David Dixon Porter was a Mexican-American War veteran and U.S. Navy officer who distinguished himself in a number of actions in the Civil War. The son of David Porter and adoptive brother of David G. Farragut, Porter followed his father into the Mexican Navy at the age of 13 then transferred to the U.S. Navy three years later.
At the beginning of the Civil War, Porter was assigned to transport men and materiel to the besieged Fort Pickens at Pensacola. He was then detailed to blockade duty. In March 1862, Porter commanded a mortar squadron which, acting in cooperation with a blue water fleet commanded by Farragut, fought its way past Forts Jackson and St. Philip at the mouth of the Mississippi, destroyed a Confederate fleet and captured the city of New Orleans.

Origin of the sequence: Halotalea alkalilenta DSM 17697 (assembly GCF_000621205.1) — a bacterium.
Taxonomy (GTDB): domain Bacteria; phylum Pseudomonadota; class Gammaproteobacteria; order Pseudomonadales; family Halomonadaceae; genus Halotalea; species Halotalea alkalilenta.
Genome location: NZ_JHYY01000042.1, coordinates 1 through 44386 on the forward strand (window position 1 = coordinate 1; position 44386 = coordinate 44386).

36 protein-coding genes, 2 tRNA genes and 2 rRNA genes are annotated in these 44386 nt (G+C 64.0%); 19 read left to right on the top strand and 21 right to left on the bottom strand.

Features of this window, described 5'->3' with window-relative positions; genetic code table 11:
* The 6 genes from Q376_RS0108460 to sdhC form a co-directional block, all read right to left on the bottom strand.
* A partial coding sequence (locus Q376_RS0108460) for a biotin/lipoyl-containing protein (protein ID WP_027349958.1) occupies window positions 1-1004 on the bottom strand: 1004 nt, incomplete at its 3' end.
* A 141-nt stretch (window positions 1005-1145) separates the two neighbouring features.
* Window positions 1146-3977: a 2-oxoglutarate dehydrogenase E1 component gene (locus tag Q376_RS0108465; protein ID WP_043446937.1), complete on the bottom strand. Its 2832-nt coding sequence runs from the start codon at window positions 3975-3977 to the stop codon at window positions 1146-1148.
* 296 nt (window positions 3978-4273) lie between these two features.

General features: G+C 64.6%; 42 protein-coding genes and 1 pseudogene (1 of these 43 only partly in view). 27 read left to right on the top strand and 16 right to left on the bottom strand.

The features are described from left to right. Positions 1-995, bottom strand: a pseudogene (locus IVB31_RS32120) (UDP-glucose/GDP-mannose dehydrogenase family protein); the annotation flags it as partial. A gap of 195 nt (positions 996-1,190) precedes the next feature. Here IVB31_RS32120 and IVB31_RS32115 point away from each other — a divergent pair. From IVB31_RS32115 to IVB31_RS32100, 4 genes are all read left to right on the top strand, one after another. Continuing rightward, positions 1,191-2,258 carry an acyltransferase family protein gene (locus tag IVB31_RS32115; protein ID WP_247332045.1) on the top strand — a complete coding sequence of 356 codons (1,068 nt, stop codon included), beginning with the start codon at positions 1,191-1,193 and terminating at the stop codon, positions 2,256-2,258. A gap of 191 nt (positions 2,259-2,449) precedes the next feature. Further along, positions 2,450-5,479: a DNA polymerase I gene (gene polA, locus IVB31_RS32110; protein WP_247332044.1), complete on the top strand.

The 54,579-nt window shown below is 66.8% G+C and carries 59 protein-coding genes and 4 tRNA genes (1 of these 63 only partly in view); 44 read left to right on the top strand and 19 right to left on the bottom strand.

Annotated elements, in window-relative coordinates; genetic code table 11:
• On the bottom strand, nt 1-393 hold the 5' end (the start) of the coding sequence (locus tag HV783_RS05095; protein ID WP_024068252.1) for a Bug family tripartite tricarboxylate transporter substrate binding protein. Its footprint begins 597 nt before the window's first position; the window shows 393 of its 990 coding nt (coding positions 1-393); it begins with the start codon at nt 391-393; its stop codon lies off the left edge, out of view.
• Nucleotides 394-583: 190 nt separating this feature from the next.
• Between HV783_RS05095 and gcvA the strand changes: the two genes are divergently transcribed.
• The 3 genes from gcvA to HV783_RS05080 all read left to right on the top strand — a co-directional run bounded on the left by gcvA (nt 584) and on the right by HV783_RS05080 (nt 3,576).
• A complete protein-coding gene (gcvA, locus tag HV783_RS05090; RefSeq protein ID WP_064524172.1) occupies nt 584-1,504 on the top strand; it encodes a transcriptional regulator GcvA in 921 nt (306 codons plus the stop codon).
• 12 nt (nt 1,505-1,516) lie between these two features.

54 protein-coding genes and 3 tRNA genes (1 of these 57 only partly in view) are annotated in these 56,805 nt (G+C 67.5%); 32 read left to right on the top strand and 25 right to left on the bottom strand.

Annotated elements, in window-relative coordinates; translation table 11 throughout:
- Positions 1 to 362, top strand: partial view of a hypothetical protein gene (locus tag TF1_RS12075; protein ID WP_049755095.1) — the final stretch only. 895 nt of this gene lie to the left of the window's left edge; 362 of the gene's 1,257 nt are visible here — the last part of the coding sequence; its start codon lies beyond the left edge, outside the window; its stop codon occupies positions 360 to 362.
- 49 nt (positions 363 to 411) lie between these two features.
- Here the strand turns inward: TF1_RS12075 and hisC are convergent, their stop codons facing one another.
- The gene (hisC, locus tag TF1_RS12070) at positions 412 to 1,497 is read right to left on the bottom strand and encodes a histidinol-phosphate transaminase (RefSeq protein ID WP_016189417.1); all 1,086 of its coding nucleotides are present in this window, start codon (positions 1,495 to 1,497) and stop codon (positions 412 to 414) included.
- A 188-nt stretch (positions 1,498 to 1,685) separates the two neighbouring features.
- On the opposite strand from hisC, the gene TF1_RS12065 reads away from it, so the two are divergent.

Porter then assumed command of the Mississippi Squadron and in 1863 assisted in the capture of Arkansas Post and the siege and capture of Vicksburg, Mississippi. He narrowly avoided disaster in 1864 when one of his a gunboat squadrons was briefly stranded on the Red River and he finished the war as commander of the North Atlantic Squadron. Porter was appointed Superintendent of the U.S. Naval Academy in 1865, and was promoted to Vice Admiral a year later. In 1870 he became the navy's senior officer when he was promoted to Admiral. Porter remained an influential figure in naval military affairs until his death in 1891.